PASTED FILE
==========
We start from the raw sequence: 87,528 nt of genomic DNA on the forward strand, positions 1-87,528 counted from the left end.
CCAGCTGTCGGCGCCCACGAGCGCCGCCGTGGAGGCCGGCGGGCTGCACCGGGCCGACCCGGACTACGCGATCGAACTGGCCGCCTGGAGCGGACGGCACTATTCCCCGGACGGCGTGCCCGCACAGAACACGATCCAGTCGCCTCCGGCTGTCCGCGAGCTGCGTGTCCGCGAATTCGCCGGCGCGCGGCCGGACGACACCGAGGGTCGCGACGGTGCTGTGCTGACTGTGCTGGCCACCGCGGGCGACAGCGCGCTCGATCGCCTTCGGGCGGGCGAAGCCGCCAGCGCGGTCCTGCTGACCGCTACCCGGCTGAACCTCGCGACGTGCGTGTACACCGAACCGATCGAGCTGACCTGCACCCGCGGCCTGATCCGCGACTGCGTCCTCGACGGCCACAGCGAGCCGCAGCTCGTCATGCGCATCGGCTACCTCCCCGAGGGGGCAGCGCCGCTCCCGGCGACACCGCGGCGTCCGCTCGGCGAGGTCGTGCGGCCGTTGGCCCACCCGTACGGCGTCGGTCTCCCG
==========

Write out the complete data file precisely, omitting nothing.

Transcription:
We start from the raw sequence: 87,528 nt of genomic DNA on the forward strand, positions 1-87,528 counted from the left end.
CCAGCTGTCGGCGCCCACGAGCGCCGCCGTGGAGGCCGGCGGGCTGCACCGGGCCGACCCGGACTACGCGATCGAACTGGCCGCCTGGAGCGGACGGCACTATTCCCCGGACGGCGTGCCCGCACAGAACACGATCCAGTCGCCTCCGGCTGTCCGCGAGCTGCGTGTCCGCGAATTCGCCGGCGCGCGGCCGGACGACACCGAGGGTCGCGACGGTGCTGTGCTGACTGTGCTGGCCACCGCGGGCGACAGCGCGCTCGATCGCCTTCGGGCGGGCGAAGCCGCCAGCGCGGTCCTGCTGACCGCTACCCGGCTGAACCTCGCGACGTGCGTGTACACCGAACCGATCGAGCTGACCTGCACCCGCGGCCTGATCCGCGACTGCGTCCTCGACGGCCACAGCGAGCCGCAGCTCGTCATGCGCATCGGCTACCTCCCCGAGGGGGCAGCGCCGCTCCCGGCGACACCGCGGCGTCCGCTCGGCGAGGTCGTGCGGCCGTTGGCCCACCCGTACGGCGTCGGTCTCCCG